Dartmoor is commonly thought of as a bleak and treeless waste, but is home to a small number of ancient oak woodlands. In these sheltered woods, mossy boulders and lichen-festooned branches combine to lend a primæval atmosphere, largely unchanged since lowland England was almost entirely forested in Neolithic times. The oakwoods are special places at any time of year, but especially in Spring when the young ochre foliage is just budding, and sunlight can shine on the forest floor.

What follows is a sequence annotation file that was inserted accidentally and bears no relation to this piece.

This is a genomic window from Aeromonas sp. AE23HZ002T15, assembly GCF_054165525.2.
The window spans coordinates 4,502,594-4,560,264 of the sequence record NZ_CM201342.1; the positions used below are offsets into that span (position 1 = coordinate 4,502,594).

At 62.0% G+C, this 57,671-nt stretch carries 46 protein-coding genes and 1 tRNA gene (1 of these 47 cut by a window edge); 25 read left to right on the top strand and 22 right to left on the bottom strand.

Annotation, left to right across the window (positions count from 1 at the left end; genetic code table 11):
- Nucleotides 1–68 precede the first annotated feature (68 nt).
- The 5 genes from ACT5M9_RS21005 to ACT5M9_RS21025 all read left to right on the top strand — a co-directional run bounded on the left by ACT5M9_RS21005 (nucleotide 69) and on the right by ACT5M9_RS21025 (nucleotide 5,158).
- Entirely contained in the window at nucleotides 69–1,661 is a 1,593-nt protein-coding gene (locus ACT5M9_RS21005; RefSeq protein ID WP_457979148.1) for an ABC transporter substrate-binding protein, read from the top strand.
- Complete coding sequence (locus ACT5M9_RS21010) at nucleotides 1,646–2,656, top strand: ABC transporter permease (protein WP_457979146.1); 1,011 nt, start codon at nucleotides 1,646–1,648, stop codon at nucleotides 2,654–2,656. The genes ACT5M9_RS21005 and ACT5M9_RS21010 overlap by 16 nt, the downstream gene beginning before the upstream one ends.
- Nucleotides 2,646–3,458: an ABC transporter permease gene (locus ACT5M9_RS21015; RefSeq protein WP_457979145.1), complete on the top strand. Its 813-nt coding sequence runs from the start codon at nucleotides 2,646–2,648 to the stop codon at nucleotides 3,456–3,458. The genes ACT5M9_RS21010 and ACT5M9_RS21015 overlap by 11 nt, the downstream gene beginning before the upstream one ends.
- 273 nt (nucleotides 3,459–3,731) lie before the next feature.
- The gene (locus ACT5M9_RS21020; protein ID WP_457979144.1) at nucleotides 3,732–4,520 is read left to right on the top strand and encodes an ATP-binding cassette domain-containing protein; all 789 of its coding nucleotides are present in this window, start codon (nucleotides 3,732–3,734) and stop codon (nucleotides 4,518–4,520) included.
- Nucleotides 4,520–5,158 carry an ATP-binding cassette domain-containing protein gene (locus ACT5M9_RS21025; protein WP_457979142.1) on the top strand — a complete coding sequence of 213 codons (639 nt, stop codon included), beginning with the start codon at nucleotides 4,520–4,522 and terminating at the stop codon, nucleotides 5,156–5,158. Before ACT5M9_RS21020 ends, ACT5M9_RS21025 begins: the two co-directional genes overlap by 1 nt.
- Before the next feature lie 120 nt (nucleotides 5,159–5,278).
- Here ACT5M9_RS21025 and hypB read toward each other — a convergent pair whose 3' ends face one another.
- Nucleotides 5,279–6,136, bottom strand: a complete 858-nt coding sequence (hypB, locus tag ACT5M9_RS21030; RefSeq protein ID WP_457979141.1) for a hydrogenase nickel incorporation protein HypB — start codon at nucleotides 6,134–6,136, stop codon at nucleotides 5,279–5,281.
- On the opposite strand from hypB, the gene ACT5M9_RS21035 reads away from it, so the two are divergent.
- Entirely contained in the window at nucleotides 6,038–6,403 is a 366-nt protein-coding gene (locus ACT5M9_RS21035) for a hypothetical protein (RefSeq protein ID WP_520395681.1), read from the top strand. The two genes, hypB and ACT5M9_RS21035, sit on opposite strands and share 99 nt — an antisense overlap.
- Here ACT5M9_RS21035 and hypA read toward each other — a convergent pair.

One of the tricks to photographing woods is to find a viewpoint that imposes some sense of order on the fractal, chaotic nature of trees. Here, I have focused on a single specimen whose fanned branches lead the eye about the frame.